EXECUTIVE MEMBER BRIEFING PAPER
TITLE OF BRIEFING PAPER MONITORING REPORT FOR COMPLAINTS &
COMPLIMENTS JANUARY – JUNE 2004
To brief the Executive Member for Citizens & Consumer Rights on the
complaints and compliments dealt with by the Council for the period
January – June 2004.
That the paper be noted and comments welcomed on the format of
further reports which will be produced quarterly.
3. KEY ISSUES
Contained within the body of the report.
This report outlines the monitoring of complaints & compliments for
Blackburn with Darwen Borough Council during the period January – June
The information contained within the report is provided by the Departmental
The ability to provide detailed analysis of complaints is still limited due to the
variety of ways in which information is logged and the variety of systems
available in each department. With the arrival of the Customer Relations
Management System as part of Bdirect this will allow complaints to be logged
and monitored in a standard format via the use of IT.
In addition, this report does not capture the informal contact that citizens have
with the borough on a daily basis where concerns are resolved at point of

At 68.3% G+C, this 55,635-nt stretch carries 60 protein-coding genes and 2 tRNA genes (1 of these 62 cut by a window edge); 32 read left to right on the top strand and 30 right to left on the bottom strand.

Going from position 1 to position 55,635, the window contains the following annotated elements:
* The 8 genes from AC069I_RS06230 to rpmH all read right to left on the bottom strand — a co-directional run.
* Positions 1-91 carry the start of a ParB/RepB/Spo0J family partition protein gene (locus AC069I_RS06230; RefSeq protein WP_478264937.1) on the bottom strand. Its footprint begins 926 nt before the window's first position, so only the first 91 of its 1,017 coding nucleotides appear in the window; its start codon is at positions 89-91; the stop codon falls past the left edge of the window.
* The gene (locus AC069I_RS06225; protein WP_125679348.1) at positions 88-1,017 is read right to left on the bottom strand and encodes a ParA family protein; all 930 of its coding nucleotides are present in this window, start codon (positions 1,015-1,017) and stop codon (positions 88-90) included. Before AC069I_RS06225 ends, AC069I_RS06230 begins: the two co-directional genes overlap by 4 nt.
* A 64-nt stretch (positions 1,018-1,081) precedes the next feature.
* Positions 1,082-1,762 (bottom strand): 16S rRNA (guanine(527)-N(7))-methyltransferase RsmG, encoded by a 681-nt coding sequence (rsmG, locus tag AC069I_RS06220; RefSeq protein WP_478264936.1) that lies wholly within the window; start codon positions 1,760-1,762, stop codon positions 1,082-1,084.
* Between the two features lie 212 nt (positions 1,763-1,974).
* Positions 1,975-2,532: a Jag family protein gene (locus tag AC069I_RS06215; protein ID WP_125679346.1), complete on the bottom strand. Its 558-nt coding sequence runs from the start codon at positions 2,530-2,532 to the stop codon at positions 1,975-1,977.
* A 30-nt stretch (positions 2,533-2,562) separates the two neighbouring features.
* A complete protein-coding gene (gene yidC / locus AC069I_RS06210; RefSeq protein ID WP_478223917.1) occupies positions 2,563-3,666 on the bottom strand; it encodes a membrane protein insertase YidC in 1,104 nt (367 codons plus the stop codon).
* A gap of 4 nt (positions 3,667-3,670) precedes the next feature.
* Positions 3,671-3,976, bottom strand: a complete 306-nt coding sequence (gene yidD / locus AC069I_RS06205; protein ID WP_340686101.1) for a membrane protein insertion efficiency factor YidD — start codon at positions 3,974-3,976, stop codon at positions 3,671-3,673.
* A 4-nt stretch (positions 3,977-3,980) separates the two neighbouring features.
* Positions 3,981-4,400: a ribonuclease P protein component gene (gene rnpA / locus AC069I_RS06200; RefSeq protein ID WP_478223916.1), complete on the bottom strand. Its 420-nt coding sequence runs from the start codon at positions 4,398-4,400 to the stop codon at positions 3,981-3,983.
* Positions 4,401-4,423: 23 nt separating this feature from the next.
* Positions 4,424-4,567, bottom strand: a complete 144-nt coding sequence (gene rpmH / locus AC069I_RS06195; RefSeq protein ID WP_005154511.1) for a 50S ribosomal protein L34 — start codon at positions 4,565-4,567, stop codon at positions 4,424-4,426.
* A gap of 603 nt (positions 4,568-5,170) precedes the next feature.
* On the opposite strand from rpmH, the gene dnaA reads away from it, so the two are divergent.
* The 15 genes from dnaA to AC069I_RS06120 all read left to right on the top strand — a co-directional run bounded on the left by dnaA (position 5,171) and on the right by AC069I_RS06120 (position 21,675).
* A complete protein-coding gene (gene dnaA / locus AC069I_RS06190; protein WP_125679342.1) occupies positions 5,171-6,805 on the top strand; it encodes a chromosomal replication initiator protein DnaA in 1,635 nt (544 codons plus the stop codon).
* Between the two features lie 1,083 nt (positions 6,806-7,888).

contact. Within each department this information is captured and analysed
The Vital Statistics
Between January – June 2004 Blackburn with Darwen received a total of 251
complaints, which were dealt with under Stage 1 of the Council’s corporate
procedure and the separate legislative procedure that exists within Social
An important consideration in analysing the figures presented is that there is
currently no record maintained indicating how many of the complaints were
upheld, partially upheld or unfounded. This again, is an improvement, which is
planned as part of the development for capturing the information and will
provide a greater understanding of the areas, which require service
Future reports will also incorporate all enquiries received from MPs. As the
nature of the content is often closely linked to that for complaints, it is sensible
to include them within one report to help develop a better overall picture.
The graph overleaf shows a breakdown of the number of complaints received
by each department for the period
R D Fi
io oc e
Complaints Received by Department January - June 2004
Rights, Advice & Entitlements received 26% of all complaints logged during the
These can be broken down into the following categories:-
Housing Benefit & Council Tax Benefit Issues 60
Frontline Service Issues 3
Consumer Advice 1
The Housing Benefit and Council Tax benefit complaints can be broken down further
into the following categories:-
RAE - Benefit Related Complaints
In response to the complaints received the most common response was an explanation
of the processes involved in administering the benefits service. In addition the required